The Service also received requests for training assistance from a number of other agencies which had concluded that their programs would be helped by having a staff more skilled in conflict resolution. Among these agencies were the Veterans' Reemployment Office of the Department of Labor, the Office of Civil Rights of the Department of Health and Human Services, and the Department of Housing and Urban Development. Some agencies simply sought advice on how to systematically deal with conflicts. Although staff time limited the number of requests which FMCS could satisfy, such help was given to the Division of Standards and Regulations of the Environmental Protection Agency, the Environmental Office of the Department of Energy, and the Council on Environmental Quality within the Executive Office of the President.

Non-Federal work. Although the emphasis during the Horvitz directorship was on helping Federal agencies, some assistance was given to other organizations. A few of these cases, discussed below, will demonstrate the nature of these Service efforts.

In 1979, FMCS and the Home Owners Warranty (HOW) program staff cooperated to create the National Academy of Conciliators to assume responsibility for administering the HOW program and to provide other dispute settlement services. Over the next 2 years, the Service gave extensive assistance to the Academy in developing its staff. Since its establishment, the Academy has served more than 30 clients in dispute settlement work, and continues to increase its role and impact in new areas of dispute settlement.

In 1978-79, the Service provided assistance to the Family Mediation Association, a nationwide organization of lawyers, psychologists, marriage counselors, social workers, and clergy. Since its establishment, the Association had typically employed a very formal and structured form of mediation in its sensitive and important work. At the request of some Association members, FMCS undertook a cooperative training and consultation program, which ultimately resulted in some modification of the formal mediation techniques.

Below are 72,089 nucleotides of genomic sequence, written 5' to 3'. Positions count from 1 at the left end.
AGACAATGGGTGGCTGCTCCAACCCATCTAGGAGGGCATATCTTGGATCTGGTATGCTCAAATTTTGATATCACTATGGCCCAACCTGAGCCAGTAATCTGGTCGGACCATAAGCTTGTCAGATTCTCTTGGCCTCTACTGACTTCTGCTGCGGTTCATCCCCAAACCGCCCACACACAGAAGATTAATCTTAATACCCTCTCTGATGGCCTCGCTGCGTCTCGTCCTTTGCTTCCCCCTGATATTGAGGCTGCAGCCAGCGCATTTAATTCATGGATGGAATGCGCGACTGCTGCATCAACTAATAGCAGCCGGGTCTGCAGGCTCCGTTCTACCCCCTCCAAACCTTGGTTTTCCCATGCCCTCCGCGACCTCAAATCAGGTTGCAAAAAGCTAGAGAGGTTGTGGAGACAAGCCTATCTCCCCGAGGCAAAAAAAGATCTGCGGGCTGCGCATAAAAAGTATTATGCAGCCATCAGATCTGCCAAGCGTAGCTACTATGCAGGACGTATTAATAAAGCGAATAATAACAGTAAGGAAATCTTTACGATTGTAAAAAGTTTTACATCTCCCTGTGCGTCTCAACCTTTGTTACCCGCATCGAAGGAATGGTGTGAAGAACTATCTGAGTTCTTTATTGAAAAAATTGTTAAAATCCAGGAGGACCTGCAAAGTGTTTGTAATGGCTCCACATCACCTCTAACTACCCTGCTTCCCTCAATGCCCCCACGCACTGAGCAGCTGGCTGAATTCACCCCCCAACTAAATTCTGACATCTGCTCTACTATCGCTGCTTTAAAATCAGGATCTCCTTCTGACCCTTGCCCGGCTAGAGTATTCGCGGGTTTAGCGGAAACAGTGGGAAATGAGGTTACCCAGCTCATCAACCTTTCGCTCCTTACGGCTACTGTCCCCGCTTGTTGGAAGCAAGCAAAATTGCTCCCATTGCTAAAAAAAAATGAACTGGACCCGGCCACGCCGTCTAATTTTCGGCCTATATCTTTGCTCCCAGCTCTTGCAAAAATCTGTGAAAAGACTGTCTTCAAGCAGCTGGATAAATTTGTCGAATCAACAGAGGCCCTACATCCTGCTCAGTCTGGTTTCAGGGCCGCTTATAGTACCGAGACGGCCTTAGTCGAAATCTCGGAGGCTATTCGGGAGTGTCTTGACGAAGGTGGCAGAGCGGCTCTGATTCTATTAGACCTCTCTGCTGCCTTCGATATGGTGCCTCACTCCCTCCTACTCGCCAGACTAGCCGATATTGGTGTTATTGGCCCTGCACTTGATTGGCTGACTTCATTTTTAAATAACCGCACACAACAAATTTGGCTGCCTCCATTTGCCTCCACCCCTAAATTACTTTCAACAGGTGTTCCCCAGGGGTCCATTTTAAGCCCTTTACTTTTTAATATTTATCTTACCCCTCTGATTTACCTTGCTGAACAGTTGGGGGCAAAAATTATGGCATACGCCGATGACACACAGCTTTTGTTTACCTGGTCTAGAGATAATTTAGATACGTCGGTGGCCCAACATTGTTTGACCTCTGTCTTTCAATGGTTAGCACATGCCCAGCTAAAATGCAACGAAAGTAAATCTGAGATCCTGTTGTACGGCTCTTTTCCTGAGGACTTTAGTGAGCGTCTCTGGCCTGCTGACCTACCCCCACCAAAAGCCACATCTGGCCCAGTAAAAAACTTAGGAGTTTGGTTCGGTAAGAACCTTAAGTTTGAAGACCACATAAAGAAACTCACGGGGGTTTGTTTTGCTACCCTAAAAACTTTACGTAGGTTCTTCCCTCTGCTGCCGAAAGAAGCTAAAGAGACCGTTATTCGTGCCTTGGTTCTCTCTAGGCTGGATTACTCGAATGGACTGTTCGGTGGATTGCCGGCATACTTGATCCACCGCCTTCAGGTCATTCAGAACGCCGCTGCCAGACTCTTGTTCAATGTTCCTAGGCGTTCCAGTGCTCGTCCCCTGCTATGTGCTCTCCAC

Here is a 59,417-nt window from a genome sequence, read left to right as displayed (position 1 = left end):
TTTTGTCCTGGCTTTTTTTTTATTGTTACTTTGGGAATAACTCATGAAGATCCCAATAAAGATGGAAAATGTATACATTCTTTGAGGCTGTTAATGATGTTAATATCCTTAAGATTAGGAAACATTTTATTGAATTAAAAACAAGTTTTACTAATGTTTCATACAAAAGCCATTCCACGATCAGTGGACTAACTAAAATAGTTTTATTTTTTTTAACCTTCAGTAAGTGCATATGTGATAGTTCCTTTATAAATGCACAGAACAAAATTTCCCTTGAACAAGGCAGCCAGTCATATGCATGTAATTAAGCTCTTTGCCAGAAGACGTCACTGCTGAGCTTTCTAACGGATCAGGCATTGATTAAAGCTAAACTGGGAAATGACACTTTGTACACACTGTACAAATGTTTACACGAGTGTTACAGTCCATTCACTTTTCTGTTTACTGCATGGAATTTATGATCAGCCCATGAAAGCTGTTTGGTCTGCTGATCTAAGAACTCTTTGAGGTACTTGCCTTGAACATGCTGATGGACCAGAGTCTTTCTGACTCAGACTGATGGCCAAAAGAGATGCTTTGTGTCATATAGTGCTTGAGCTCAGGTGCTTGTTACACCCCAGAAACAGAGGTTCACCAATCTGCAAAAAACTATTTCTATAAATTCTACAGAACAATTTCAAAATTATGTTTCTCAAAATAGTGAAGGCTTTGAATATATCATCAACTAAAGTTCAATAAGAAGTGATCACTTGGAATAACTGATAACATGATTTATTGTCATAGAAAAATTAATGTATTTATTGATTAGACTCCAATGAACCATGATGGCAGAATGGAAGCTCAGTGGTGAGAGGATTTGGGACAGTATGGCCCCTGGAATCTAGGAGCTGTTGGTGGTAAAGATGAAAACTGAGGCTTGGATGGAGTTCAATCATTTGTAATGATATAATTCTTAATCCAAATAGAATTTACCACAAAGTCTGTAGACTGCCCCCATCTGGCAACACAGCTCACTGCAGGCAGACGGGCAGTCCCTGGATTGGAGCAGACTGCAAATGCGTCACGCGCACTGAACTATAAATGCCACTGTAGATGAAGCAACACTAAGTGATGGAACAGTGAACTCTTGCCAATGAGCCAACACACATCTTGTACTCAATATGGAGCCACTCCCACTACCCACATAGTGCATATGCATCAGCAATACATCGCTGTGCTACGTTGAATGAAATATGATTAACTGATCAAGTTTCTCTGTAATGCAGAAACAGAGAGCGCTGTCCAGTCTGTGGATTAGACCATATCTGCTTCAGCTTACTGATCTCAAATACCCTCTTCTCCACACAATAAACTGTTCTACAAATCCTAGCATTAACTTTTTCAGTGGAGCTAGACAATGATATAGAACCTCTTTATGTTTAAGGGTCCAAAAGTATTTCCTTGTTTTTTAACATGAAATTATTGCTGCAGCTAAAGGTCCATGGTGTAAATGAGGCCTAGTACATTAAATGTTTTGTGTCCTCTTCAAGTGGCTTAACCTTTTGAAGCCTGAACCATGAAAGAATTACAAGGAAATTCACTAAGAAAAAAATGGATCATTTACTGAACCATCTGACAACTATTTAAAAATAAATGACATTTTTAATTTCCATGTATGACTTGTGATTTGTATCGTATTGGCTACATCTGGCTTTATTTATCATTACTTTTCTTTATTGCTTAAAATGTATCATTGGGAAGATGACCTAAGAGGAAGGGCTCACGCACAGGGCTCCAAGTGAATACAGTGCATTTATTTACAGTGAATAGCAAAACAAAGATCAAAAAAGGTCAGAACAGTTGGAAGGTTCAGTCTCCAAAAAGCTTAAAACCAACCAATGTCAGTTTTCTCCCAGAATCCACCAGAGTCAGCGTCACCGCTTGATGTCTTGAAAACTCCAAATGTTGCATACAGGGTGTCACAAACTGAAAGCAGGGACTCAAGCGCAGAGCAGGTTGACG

In a 1980 case, the Attorney General of Alaska requested FMCS assistance in developing a dispute settlement system for land use problems. A new State law required local governments to clear their land use plans with the Alaska Coastal Management Council. the Council wanted to adopt a dispute settlement system that could resolve conflicts among local planners, natives, and land resource developers. A State Assistant Attorney General met with FMCS in Washington, D.C., to discuss a system that would include Service participation. A mediator then traveled to Alaska to meet with the Council and to discuss the system and the FMCS role in it. the Council adopted the system, which designated FMCS to select and assign mediators as disputes arose.

In a final example, the FMCS was asked to serve in an advisory capacity on a project funded by the Department of Education and administered by the National Association of Social Workers. the intent of the project was to apply mediation techniques to conflicts arising from a law requiring the educational mainstreaming of handicapped children within public school systems. During 1979-80, the Service provided advice and suggestions to, and shared instructional materials and training strategies with, the director of the mainstreaming program.

Mediators carry on the tradition

Because of budget cuts in 1981 and 1982, all Service involvement with nonlabor work was stopped, except for a small program dealing with age discrimination mediation. However, interviews conducted by the author with FMCS field mediators during 1983 revealed that many of them continue to initiate their own work in the nonlabor field, motivated by personal interest, opportunity, community involvement, feelings of professional responsibility, or intellectual curiosity. The range of activities reported by these mediators includes providing general or specific information about mediation; providing training; helping to develop dispute settlement systems; and the actual mediation of cases. Examples of recent projects undertaken by interviewees provide evidence of the value of mediation to such diverse entities as governments, communities, universities, minority groups, troubled families, and even to the Nation's judicial system. It is noteworthy that most of the mediators who reported taking on nonlabor cases enjoyed the work and intend to continue their involvement in some capacity.

Certainly, the use of nontraditional mediation has increased greatly during the past 10 years. Given the experience of FMCS in mediation, and its demonstrated willingness to share that expertise, there is no doubt that the Service contributed immeasurably to the evolution and spread of this highly effective, low-cost means of conflict resolution.
COPYRIGHT 1985 U.S. Bureau of Labor Statistics
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Title Annotation:Federal Mediation and Conciliation Service
Author:Barrett, Jerome T.
Publication:Monthly Labor Review
Date:Aug 1, 1985